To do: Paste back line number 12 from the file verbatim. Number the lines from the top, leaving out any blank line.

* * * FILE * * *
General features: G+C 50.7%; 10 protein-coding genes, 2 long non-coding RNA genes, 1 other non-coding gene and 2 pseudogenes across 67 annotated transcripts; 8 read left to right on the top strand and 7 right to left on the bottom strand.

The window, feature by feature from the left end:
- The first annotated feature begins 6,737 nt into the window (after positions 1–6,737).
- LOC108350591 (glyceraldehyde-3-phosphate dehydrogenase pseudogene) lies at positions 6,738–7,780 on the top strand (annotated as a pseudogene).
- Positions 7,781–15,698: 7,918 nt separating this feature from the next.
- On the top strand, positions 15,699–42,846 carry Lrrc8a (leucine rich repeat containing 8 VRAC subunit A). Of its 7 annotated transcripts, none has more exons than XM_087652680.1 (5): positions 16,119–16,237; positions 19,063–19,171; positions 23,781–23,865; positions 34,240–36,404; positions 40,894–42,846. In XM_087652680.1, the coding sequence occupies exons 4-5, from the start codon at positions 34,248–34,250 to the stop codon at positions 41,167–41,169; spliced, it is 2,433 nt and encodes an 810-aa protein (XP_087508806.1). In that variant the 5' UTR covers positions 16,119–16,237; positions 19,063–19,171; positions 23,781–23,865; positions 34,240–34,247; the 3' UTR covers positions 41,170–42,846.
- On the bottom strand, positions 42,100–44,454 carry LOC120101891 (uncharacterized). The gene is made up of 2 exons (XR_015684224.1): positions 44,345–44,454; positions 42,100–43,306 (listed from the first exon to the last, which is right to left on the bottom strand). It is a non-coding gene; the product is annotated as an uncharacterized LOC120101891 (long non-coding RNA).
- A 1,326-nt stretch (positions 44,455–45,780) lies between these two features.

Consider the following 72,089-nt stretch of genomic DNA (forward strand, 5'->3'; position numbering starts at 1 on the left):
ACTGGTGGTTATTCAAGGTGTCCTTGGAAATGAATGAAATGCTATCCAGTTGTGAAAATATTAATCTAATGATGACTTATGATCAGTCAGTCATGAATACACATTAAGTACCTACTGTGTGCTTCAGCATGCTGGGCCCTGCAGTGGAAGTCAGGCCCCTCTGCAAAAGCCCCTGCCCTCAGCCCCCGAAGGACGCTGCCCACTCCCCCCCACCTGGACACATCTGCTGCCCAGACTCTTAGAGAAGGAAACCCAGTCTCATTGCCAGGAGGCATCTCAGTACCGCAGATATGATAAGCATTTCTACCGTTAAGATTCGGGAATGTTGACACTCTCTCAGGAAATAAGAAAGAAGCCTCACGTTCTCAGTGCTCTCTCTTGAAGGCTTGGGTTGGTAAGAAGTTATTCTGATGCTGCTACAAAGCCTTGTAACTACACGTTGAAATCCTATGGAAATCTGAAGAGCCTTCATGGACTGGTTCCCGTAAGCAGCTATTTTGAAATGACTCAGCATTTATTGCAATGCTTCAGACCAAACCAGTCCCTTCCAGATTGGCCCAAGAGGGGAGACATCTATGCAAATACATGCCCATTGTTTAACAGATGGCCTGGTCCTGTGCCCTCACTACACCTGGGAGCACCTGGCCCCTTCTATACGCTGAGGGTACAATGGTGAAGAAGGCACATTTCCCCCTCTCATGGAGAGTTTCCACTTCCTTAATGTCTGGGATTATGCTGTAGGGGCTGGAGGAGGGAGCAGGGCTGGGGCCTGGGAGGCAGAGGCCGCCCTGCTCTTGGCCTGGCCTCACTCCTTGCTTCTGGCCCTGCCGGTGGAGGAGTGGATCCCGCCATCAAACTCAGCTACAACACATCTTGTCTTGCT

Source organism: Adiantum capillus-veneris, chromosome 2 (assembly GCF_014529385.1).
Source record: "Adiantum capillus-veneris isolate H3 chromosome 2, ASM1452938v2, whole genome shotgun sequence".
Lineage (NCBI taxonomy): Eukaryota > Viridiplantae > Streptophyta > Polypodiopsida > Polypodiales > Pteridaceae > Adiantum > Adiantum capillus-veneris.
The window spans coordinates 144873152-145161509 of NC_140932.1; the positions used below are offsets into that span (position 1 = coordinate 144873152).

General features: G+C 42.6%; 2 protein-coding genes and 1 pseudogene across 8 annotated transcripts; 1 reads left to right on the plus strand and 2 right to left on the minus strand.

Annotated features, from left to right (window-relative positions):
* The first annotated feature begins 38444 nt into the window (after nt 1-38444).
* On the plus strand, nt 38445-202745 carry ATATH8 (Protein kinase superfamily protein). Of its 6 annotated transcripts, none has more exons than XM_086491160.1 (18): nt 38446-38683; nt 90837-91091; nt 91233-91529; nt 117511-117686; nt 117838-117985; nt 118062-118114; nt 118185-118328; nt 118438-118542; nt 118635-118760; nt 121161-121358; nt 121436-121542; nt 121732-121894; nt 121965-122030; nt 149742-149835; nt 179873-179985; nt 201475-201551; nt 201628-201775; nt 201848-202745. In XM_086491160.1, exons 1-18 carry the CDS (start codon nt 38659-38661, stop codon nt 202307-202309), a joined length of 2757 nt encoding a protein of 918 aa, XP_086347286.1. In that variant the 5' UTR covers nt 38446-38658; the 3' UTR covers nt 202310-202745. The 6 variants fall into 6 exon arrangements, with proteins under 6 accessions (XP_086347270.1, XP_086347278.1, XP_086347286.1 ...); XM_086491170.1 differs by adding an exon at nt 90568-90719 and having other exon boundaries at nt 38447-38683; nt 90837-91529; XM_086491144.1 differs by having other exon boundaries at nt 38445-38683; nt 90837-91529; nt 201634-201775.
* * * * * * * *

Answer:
Source record: "Adiantum capillus-veneris isolate H3 chromosome 2, ASM1452938v2, whole genome shotgun sequence".